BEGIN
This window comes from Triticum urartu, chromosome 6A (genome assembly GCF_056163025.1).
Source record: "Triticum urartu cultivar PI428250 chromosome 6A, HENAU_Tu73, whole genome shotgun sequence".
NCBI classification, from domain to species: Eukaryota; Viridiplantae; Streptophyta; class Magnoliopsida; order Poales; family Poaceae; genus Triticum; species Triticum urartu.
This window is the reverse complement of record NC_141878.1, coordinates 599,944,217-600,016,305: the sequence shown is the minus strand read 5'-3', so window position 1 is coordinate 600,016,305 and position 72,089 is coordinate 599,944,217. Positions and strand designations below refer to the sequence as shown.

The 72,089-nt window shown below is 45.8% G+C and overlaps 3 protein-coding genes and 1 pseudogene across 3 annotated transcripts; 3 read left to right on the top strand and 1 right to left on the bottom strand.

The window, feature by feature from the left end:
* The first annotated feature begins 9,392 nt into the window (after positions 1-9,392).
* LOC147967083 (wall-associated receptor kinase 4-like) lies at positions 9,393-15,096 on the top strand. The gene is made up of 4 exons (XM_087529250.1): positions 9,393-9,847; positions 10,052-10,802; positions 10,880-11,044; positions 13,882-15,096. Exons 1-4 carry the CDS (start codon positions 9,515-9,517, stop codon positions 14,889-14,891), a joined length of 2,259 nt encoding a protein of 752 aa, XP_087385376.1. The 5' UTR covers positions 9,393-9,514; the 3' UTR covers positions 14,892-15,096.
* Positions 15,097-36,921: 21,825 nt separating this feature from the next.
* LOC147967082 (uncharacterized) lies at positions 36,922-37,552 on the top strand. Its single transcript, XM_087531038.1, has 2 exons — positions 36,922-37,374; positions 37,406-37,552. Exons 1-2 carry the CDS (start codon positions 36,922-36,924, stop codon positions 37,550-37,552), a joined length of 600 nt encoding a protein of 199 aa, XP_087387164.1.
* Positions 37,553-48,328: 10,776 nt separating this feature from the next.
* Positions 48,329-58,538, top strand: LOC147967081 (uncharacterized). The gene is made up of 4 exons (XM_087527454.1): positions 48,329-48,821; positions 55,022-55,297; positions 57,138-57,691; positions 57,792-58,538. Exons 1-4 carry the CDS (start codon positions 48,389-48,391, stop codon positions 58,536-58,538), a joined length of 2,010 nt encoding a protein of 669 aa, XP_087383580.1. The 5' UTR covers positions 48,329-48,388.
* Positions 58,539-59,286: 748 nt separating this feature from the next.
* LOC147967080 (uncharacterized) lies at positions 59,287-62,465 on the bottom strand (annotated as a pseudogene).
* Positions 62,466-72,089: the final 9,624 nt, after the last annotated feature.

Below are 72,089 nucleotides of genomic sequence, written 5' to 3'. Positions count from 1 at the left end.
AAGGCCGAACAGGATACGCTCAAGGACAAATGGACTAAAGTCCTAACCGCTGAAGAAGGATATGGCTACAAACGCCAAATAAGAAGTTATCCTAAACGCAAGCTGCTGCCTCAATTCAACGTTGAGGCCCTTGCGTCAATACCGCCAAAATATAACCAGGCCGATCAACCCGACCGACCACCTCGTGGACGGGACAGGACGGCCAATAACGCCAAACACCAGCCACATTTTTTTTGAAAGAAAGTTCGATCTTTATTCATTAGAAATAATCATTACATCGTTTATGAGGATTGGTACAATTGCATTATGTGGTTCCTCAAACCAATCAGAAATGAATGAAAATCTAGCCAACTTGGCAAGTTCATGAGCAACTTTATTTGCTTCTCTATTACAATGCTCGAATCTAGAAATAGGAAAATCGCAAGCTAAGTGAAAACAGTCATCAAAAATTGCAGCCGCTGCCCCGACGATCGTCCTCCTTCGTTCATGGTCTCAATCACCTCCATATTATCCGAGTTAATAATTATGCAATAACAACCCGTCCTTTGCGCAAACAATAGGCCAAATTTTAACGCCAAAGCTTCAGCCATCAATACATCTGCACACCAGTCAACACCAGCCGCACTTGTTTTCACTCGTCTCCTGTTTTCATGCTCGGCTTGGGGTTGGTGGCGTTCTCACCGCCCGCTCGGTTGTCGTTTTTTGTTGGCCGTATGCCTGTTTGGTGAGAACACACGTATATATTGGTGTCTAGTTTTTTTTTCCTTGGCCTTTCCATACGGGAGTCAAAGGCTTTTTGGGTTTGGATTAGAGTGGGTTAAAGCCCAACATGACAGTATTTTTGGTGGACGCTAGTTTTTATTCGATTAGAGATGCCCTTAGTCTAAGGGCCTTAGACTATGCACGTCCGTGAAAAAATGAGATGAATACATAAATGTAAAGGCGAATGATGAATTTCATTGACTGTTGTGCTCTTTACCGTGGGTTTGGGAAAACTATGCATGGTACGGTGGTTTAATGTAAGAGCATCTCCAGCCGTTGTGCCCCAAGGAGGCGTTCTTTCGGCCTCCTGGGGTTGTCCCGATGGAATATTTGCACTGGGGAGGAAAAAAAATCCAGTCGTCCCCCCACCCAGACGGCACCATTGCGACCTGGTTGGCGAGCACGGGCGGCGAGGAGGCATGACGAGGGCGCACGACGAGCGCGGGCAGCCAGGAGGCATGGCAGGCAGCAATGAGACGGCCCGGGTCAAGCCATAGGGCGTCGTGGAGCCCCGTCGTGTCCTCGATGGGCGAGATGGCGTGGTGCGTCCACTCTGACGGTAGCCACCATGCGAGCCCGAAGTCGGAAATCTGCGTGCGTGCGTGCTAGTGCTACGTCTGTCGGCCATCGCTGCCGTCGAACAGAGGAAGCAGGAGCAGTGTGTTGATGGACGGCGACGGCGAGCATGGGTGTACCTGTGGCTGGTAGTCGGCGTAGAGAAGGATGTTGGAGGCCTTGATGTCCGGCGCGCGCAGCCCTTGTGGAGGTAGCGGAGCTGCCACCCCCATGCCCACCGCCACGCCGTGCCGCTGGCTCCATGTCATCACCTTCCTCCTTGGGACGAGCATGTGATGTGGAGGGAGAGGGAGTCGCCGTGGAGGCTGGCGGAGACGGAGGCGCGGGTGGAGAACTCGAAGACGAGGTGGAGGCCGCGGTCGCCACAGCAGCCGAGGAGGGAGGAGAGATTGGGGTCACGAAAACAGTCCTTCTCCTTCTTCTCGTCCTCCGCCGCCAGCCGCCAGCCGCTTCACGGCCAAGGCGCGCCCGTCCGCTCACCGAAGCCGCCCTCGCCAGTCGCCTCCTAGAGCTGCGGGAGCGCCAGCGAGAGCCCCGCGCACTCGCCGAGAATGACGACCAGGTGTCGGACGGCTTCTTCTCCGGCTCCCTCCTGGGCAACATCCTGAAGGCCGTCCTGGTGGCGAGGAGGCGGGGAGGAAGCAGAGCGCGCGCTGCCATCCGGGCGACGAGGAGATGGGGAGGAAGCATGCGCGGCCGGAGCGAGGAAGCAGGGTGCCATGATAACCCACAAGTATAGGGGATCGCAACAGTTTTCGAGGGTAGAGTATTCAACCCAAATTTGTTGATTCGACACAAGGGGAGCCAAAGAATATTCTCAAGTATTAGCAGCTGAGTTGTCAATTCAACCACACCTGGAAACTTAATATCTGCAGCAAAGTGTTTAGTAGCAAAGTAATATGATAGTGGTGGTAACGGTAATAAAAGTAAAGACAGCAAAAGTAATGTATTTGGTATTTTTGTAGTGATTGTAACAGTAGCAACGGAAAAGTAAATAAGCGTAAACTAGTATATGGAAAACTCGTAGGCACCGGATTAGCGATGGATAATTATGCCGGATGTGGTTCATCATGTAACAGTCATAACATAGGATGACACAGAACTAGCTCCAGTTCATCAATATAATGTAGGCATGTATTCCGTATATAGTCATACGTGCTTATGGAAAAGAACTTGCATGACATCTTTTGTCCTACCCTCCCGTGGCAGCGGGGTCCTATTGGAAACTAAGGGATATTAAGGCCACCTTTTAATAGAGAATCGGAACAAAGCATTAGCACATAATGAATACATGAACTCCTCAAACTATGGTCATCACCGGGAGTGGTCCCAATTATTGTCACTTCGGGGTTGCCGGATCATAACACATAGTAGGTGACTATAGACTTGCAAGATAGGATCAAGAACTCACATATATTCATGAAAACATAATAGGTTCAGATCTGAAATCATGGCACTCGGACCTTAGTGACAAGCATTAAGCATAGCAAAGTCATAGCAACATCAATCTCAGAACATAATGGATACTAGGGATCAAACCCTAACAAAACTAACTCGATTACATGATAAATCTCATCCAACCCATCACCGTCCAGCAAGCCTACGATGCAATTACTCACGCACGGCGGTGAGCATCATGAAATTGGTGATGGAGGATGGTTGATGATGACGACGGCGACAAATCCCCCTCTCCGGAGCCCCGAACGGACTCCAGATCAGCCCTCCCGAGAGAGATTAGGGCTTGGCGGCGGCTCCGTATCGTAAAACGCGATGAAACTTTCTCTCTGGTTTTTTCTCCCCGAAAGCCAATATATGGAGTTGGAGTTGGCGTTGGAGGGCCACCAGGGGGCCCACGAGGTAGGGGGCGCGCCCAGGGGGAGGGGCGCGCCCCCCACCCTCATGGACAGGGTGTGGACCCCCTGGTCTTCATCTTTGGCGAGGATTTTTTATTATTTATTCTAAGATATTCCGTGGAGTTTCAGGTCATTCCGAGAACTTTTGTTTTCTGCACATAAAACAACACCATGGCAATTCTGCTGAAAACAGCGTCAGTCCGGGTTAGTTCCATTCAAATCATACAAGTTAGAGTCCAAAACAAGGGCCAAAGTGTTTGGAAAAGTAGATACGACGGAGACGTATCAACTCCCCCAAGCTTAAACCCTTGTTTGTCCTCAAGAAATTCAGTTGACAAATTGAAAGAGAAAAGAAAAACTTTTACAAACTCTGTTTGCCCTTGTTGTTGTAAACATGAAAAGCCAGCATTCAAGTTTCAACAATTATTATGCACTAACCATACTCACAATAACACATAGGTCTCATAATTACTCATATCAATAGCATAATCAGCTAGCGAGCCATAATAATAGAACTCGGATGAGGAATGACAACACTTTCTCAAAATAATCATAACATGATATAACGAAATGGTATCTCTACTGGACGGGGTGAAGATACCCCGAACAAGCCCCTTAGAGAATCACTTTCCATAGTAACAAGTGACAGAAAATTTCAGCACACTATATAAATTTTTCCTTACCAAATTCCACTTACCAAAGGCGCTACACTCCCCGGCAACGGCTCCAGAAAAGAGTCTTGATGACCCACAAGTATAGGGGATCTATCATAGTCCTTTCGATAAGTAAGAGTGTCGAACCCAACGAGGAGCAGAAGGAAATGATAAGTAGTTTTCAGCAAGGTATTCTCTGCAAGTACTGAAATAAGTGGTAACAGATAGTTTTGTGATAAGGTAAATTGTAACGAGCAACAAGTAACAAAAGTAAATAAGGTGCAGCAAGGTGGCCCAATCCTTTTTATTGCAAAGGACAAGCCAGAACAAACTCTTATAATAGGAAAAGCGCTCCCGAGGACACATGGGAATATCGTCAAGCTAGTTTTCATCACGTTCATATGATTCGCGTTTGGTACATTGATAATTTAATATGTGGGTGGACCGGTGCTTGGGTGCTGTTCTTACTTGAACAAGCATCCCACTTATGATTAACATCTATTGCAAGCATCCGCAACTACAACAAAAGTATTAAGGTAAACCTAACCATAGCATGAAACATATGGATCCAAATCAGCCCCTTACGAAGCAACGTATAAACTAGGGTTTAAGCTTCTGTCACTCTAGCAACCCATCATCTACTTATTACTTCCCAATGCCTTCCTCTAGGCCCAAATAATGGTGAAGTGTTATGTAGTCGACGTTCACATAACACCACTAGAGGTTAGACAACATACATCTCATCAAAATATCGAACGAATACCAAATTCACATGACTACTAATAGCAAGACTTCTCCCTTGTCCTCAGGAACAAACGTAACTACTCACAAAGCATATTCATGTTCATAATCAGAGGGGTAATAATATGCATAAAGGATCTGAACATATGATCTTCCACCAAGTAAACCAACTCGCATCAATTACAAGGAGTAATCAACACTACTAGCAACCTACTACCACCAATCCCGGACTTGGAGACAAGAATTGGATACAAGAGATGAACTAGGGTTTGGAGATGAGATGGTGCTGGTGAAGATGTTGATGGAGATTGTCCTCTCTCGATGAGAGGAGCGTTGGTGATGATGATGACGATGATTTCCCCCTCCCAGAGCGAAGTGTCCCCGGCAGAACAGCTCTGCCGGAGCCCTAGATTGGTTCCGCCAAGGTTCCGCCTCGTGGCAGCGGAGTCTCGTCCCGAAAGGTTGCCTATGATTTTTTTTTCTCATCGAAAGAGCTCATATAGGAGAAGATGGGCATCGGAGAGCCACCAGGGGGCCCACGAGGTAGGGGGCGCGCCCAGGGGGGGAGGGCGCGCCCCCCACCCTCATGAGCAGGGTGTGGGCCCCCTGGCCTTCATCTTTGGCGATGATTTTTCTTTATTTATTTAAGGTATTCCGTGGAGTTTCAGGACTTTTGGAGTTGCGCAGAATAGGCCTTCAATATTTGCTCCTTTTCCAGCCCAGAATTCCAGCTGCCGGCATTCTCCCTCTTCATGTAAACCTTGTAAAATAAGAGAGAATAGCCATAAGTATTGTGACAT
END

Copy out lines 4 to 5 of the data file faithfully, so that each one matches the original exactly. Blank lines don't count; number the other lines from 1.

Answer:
This window is the reverse complement of record NC_141878.1, coordinates 599,944,217-600,016,305: the sequence shown is the minus strand read 5'-3', so window position 1 is coordinate 600,016,305 and position 72,089 is coordinate 599,944,217. Positions and strand designations below refer to the sequence as shown.

The 72,089-nt window shown below is 45.8% G+C and overlaps 3 protein-coding genes and 1 pseudogene across 3 annotated transcripts; 3 read left to right on the top strand and 1 right to left on the bottom strand.